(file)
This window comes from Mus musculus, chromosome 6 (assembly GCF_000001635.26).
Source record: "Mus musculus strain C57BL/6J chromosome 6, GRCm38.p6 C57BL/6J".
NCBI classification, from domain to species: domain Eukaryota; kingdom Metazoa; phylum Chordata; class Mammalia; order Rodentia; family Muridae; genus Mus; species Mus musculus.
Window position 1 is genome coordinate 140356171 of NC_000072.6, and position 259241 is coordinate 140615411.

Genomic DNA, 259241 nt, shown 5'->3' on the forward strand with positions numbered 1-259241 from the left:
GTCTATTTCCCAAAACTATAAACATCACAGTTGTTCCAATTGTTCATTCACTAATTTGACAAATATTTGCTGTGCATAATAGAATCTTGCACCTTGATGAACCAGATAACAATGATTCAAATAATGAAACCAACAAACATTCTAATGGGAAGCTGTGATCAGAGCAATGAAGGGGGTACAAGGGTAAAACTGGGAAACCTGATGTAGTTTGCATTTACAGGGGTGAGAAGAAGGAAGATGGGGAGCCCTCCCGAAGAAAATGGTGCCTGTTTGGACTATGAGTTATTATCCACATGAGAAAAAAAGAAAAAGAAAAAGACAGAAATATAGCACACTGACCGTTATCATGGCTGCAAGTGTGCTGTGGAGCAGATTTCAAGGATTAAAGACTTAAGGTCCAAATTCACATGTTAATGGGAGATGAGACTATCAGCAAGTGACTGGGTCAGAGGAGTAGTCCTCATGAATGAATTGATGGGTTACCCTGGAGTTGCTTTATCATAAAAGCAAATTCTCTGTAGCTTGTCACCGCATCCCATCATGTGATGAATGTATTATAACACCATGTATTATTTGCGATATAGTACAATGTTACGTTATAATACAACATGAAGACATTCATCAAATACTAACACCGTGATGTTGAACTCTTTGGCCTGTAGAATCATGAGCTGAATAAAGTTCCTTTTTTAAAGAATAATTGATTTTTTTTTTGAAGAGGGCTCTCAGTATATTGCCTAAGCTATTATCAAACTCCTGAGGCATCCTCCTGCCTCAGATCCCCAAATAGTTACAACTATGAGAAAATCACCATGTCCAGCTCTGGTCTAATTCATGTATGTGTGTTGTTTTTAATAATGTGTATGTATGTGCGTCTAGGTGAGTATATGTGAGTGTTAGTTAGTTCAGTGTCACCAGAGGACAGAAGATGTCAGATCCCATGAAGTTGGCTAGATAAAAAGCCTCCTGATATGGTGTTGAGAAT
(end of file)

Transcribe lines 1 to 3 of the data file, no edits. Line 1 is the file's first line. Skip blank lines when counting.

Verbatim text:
This window comes from Mus musculus, chromosome 6 (assembly GCF_000001635.26).
Source record: "Mus musculus strain C57BL/6J chromosome 6, GRCm38.p6 C57BL/6J".
NCBI classification, from domain to species: domain Eukaryota; kingdom Metazoa; phylum Chordata; class Mammalia; order Rodentia; family Muridae; genus Mus; species Mus musculus.